Meanwhile, the number of unemployed workers grew by 220,000, pushing up the total to 12.7 million, although the figure is well below the 13.9 million from a year ago.
The number of long-term unemployed, those out of work for six or more months, also jumped to 5.4 million, up from 5.1 million in April.
The service sector is providing the bulk of jobs gains as the healthcare sector added 33,000 jobs and transportation tacked on 36,000, while employment in wholesale trade rose by 16,000 over the month. Since reaching an employment low in May 2010, this industry has added 184,000 jobs.
Manufacturing employment chugged along, adding 12,000 jobs, slightly ahead of the 9,000 in April.
Senate Majority Leader Harry ReidHarry ReidObama in Nevada: 'Heck no' to Trump, Joe Heck Dems double down on Nevada Latino vote Heck's rejection of Trump imperils Nevada Senate race MORE (D-Nev.) used the report to call on Democrats and Republicans to work together to pass legislation to bolster the economy.
"This report is a sharp reminder that Democrats and Republicans should be working together to strengthen our economy, create jobs and put the middle class ahead of partisan politics," Reid said.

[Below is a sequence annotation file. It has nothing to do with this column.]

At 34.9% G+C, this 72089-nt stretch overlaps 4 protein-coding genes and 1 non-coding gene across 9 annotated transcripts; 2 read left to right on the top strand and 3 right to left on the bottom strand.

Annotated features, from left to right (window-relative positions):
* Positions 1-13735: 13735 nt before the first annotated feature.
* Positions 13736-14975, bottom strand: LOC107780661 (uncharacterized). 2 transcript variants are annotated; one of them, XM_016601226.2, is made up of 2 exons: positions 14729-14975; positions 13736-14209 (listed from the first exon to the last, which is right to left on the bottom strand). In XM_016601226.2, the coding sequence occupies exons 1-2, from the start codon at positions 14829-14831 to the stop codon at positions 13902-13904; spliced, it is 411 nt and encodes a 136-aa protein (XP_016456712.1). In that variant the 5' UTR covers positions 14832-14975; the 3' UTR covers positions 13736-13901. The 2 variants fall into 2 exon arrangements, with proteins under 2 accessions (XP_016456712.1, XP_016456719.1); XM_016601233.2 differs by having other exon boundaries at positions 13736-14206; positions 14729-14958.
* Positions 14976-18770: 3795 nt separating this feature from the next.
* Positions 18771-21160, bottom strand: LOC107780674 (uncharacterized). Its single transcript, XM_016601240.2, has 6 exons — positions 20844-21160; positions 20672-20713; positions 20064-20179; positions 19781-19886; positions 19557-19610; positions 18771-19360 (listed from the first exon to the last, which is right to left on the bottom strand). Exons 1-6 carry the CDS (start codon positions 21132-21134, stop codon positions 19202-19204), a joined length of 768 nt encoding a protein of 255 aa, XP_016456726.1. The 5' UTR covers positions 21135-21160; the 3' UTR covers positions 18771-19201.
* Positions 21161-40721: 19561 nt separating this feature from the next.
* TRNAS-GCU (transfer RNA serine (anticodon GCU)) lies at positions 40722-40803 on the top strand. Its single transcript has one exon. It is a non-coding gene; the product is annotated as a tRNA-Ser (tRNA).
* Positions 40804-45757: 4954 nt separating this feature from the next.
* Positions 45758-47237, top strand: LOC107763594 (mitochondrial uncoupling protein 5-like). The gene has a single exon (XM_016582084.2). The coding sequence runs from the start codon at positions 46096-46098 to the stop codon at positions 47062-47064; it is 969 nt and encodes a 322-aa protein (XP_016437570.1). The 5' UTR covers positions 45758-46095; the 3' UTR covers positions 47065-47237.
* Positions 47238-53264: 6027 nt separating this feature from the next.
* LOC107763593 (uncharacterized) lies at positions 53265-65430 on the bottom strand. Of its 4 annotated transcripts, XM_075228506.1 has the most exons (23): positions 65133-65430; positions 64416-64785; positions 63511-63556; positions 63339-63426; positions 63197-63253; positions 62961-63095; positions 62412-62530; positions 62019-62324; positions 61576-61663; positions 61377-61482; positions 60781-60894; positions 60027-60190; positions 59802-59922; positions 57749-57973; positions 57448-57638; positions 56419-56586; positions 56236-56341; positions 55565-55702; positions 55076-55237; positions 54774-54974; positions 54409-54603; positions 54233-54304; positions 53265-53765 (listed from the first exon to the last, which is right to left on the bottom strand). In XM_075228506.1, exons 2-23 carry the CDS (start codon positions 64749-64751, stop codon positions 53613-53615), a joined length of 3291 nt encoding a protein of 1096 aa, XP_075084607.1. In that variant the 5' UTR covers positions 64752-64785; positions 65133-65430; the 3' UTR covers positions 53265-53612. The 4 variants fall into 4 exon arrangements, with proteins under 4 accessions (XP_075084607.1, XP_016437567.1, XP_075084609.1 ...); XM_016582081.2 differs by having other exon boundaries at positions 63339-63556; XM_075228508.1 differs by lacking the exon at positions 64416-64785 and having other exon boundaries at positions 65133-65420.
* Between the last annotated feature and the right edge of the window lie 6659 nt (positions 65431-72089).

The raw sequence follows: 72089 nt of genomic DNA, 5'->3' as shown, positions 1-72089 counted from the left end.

He called for action on legislation that would cut taxes for small businesses, prevent student loan rates from doubling on July 1 and ensure women get paid the same amount as men for performing the same work.
The Nevada Democrat also said Congress should pass a measure that provides incentives to companies to create manufacturing jobs in the United States and step up efforts to accelerate the housing market's recovery.
“But all of these policies require bipartisan cooperation, something that, sadly, has been in short supply. I hope my Republican colleagues will take this as an opportunity to work with Democrats for the good of the middle class.”
—This story was posted at 8:30 a.m. and last updated at 1:43 p.m.
Amie Parnes contributed to this story.